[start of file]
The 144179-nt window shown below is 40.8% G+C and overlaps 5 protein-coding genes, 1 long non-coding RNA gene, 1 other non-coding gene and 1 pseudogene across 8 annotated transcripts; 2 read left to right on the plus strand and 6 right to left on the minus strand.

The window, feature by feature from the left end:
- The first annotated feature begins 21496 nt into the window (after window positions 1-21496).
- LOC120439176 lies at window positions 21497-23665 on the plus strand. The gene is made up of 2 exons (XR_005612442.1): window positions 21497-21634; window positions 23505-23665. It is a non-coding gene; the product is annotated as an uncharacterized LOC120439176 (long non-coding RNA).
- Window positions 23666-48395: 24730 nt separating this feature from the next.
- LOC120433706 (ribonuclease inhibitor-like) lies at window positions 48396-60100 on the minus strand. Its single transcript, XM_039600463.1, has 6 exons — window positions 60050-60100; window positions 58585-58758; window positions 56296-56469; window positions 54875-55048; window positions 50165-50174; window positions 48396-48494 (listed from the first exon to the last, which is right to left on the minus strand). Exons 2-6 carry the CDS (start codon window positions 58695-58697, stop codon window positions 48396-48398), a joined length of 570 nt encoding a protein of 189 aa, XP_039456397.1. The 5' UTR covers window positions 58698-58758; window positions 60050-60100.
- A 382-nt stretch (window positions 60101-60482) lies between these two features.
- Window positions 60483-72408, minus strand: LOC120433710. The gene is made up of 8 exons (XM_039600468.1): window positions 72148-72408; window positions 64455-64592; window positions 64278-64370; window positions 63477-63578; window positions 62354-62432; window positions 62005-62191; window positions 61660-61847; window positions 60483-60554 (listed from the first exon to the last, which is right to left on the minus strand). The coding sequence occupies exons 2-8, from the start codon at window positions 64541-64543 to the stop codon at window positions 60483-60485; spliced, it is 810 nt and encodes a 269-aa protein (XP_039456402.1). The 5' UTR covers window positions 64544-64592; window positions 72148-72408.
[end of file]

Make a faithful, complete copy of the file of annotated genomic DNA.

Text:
The 144179-nt window shown below is 40.8% G+C and overlaps 5 protein-coding genes, 1 long non-coding RNA gene, 1 other non-coding gene and 1 pseudogene across 8 annotated transcripts; 2 read left to right on the plus strand and 6 right to left on the minus strand.

The window, feature by feature from the left end:
- The first annotated feature begins 21496 nt into the window (after window positions 1-21496).
- LOC120439176 lies at window positions 21497-23665 on the plus strand. The gene is made up of 2 exons (XR_005612442.1): window positions 21497-21634; window positions 23505-23665. It is a non-coding gene; the product is annotated as an uncharacterized LOC120439176 (long non-coding RNA).
- Window positions 23666-48395: 24730 nt separating this feature from the next.
- LOC120433706 (ribonuclease inhibitor-like) lies at window positions 48396-60100 on the minus strand. Its single transcript, XM_039600463.1, has 6 exons — window positions 60050-60100; window positions 58585-58758; window positions 56296-56469; window positions 54875-55048; window positions 50165-50174; window positions 48396-48494 (listed from the first exon to the last, which is right to left on the minus strand). Exons 2-6 carry the CDS (start codon window positions 58695-58697, stop codon window positions 48396-48398), a joined length of 570 nt encoding a protein of 189 aa, XP_039456397.1. The 5' UTR covers window positions 58698-58758; window positions 60050-60100.
- A 382-nt stretch (window positions 60101-60482) lies between these two features.
- Window positions 60483-72408, minus strand: LOC120433710. The gene is made up of 8 exons (XM_039600468.1): window positions 72148-72408; window positions 64455-64592; window positions 64278-64370; window positions 63477-63578; window positions 62354-62432; window positions 62005-62191; window positions 61660-61847; window positions 60483-60554 (listed from the first exon to the last, which is right to left on the minus strand). The coding sequence occupies exons 2-8, from the start codon at window positions 64541-64543 to the stop codon at window positions 60483-60485; spliced, it is 810 nt and encodes a 269-aa protein (XP_039456402.1). The 5' UTR covers window positions 64544-64592; window positions 72148-72408.